It’s time to look at the Cunard 2017 schedules, and in particular the Mediterranean fly cruises. (Please, curb your excitement…)
Cunard have been doing these for a few years, although to be honest I haven’t paid much attention to them. One their smaller ships – Queen Victoria this year and again in 2017 – is based in the Mediterranean from mid-summer through to late autumn and does a series of 7-night itineraries which can be combined into 14 or, I suppose, longer cruises – 21 or 28 nights. The way the itineraries are composed means that a passenger won’t repeat the same itinerary in fine details until they’ve been on the ship for quite a long time.
Here are the different itineraries, each one for 7 nights. They run in the following order:-
- Rome to Venice;
- Venice to Athens;
- Athens back to Athens – I’ve termed this the ‘Athens Loop’;
- Athens to Venice;
- Venice to Rome;
- Rome back to Rome – I’ve termed this the ‘Rome Loop’.
- Rome to Barcelona (once only, at the end of the season).
The itineraries above can either be booked as 7-night fly cruises, or can be combined to form 14-night, 21-night or even longer itineraries if wanted.
I ought to make the following points:
- Each iteration of the Rome – Venice and Athens – Venice 7-night itineraries includes a final day in Venice;
- Each iteration of the Athens Loop itinerary includes an overnight call at Istanbul;
- the Rome Loop itinerary includes a call at Barcelona, and it’s possible to either join a cruise there (e.g. on 28 June for a 10-night itinerary to Venice – i.e. 3 nights Barcelona to Rome, followed by the Rome to Venice itinerary) or to leave a cruise there (e.g. a 9-night Venice to Barcelona itinerary, which includes a Venice to Rome itinerary plus a further couple of nights on a Rome Loop itinerary;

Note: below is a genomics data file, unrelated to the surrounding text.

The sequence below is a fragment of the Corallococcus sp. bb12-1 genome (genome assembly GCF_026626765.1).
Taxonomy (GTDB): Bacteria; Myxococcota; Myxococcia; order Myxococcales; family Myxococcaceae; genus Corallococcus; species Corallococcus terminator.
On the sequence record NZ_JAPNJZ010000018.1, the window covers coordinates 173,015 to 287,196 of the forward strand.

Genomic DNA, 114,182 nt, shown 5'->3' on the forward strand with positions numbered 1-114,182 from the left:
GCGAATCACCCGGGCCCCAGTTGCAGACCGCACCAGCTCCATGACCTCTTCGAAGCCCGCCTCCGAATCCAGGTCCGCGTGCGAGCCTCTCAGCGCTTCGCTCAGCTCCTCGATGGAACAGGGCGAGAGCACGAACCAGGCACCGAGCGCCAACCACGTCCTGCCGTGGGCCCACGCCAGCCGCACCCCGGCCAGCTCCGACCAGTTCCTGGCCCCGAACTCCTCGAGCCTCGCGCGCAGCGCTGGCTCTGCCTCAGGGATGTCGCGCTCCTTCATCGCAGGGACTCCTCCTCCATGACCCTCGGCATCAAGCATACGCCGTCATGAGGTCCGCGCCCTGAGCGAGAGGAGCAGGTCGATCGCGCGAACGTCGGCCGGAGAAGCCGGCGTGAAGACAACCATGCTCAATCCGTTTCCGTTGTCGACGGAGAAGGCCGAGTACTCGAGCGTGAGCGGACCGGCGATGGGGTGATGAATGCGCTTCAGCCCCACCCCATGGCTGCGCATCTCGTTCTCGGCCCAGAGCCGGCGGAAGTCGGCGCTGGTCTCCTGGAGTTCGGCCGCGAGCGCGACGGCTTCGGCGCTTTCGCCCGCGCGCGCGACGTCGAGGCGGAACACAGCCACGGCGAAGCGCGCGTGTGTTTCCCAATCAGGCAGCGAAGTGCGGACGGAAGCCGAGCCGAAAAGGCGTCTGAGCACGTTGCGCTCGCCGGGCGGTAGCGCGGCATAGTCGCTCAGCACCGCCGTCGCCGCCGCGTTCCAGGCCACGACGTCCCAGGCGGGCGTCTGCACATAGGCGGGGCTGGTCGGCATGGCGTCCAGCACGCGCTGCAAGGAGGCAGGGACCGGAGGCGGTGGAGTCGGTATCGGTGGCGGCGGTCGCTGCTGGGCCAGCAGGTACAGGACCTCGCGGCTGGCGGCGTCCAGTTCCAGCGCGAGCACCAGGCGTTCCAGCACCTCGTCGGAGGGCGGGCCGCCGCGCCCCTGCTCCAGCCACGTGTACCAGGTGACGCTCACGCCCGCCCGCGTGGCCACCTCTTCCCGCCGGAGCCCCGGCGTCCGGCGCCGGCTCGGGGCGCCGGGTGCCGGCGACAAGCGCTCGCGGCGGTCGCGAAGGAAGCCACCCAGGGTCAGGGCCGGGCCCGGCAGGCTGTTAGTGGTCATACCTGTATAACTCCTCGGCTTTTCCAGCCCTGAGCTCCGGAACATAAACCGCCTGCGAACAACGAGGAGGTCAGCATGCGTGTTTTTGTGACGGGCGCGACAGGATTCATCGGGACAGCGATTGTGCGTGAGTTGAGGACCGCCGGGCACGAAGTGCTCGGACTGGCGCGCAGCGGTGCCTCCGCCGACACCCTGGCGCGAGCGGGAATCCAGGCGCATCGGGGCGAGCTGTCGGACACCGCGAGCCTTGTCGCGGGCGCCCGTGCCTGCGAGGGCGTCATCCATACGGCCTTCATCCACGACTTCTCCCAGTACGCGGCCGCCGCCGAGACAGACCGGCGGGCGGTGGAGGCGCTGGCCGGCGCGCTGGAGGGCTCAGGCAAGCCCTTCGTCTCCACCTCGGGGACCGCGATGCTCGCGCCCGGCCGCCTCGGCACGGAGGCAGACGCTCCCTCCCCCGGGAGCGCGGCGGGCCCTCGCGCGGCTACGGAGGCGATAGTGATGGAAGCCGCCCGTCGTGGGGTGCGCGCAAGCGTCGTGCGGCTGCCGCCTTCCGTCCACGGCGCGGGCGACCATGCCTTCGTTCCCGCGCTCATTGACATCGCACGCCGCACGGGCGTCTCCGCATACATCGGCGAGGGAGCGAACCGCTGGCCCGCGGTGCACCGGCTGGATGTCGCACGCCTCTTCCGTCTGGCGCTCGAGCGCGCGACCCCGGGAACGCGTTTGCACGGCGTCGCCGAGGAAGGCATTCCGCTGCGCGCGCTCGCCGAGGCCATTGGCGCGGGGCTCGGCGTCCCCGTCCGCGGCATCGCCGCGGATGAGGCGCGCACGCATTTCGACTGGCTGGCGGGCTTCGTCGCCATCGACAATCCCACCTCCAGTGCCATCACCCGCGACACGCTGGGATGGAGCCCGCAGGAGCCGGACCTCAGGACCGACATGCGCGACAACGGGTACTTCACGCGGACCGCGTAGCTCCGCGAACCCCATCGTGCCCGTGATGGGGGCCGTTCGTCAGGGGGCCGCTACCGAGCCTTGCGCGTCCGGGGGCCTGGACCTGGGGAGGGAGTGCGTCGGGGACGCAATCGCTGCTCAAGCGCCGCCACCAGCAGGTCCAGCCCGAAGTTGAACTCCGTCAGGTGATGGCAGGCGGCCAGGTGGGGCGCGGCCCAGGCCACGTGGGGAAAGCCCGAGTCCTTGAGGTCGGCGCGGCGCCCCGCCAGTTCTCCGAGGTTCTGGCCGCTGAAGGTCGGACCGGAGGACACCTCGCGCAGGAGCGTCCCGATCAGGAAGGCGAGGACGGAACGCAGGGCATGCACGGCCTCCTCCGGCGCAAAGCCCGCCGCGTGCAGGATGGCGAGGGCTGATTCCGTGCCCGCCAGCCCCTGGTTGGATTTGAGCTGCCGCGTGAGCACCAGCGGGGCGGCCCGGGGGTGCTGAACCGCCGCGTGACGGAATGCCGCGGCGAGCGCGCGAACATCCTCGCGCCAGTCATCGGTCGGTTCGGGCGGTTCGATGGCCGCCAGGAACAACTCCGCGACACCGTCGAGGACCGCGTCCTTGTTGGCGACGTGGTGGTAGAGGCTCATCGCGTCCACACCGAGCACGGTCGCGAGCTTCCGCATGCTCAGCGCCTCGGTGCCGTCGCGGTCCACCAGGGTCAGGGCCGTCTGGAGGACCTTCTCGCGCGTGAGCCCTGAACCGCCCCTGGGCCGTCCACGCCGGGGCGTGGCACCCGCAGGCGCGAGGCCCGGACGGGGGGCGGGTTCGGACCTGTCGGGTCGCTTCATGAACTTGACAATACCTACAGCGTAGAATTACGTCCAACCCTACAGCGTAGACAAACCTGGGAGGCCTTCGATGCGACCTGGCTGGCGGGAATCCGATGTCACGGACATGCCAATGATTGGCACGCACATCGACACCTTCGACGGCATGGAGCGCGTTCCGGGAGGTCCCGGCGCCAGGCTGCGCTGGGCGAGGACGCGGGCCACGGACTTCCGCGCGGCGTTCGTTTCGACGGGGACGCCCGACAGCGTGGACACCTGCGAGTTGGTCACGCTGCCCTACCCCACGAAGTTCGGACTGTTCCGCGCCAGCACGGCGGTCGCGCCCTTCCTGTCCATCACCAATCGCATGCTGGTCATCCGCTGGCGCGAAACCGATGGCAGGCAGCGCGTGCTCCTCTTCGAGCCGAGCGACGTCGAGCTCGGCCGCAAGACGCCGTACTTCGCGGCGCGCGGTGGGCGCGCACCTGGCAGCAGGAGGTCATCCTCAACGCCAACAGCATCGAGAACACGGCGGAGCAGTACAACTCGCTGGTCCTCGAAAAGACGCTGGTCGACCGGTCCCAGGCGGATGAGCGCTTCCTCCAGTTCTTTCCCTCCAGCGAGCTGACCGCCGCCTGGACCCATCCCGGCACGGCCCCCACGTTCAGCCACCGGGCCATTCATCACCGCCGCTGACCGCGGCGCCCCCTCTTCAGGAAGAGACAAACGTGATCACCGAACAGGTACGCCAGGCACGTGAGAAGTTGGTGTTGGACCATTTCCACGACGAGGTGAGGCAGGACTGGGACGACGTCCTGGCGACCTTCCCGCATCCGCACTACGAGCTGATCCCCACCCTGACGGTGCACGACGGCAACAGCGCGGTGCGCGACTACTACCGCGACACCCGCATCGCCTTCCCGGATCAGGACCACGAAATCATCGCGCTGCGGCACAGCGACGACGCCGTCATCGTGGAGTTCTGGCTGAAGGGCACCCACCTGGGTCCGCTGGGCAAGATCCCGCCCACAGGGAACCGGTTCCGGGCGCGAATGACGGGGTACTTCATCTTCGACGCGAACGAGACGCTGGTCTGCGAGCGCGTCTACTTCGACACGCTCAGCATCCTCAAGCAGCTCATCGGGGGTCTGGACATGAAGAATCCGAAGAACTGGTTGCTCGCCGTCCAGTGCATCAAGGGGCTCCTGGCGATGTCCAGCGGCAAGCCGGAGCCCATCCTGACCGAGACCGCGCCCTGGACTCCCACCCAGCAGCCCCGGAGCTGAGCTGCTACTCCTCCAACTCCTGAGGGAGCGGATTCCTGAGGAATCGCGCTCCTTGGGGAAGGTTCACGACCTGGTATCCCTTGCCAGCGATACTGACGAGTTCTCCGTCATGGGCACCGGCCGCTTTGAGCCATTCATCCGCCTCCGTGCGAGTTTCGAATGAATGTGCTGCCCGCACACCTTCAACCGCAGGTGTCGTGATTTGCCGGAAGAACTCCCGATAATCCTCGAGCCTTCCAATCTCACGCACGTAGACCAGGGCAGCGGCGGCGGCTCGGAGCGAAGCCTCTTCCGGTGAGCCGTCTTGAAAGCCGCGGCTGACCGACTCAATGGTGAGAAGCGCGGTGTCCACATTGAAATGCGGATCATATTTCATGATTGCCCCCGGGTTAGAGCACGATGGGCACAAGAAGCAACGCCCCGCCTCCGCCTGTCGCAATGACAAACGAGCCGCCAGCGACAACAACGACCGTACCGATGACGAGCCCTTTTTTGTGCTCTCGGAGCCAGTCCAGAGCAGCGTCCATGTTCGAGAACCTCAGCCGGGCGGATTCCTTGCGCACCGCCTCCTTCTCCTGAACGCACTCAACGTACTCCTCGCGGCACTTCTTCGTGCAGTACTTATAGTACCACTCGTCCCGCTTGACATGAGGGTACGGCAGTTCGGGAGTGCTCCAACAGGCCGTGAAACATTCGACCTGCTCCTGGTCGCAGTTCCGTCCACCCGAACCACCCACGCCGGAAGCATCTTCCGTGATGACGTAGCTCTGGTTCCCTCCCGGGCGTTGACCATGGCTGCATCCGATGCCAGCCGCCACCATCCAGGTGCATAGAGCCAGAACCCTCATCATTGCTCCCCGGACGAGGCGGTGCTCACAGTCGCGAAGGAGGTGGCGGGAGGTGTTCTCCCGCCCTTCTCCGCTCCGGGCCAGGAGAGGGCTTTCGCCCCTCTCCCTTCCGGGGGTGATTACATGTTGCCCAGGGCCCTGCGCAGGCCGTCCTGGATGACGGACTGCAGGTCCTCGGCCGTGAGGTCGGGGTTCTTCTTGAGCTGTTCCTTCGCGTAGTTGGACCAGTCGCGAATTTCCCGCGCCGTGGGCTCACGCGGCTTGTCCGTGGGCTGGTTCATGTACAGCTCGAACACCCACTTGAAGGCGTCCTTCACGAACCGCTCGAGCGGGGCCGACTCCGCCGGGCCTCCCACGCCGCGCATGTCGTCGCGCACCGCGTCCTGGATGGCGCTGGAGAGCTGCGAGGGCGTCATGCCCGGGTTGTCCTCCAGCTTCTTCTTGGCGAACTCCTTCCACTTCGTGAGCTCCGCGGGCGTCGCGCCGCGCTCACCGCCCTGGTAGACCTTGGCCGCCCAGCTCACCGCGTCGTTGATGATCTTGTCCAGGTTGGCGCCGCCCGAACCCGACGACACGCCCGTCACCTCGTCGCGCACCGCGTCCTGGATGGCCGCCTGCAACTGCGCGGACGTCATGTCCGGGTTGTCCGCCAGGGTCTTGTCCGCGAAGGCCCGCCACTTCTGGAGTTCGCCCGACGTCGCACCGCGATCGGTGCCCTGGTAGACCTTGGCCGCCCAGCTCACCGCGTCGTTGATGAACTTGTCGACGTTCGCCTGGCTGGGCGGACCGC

- On one set of itineraries to/from Venice, that port is replaced by Trieste. The call at Venice remains on the day before, but then the ship is moved to Trieste for disembarkation/embarkation the day after;
- At the beginning and end of the season there are also ‘one-way’ fly cruises involving a sail from or back to Southampton.
You’ll note that I have made a distinction in the list above between itineraries between the same two ports but in opposite directions. This is because in some cases the two different itineraries between the same two places include different ports of call. Here’s a table giving the ports of call covered by each itinerary, and the frequency of calls.
To be honest, it’s hard to distinguish much pattern. Obviously the ‘Loop’ itineraries include ports that, by and large, aren’t included in any other itinerary: if you want to go to Istanbul then the Athens Loop is your only choice, and similarly Barcelona is only available on the Rome Loop. But some other ports are available on multiple itineraries e.g. there are six calls at Dubrovnik, on Rome – Venice, Venice – Athens and Athens – Venice itineraries, and Kotor, Corfu, Cephalonia and Katakolon are available on two. Venice – Athens is the most varied, with calls at seven different ports over the three iterations of that itinerary, while the Athens Loop, Rome Loop and Venice – Rome itineraries are the least varied – the same ports appear on each iteration of them.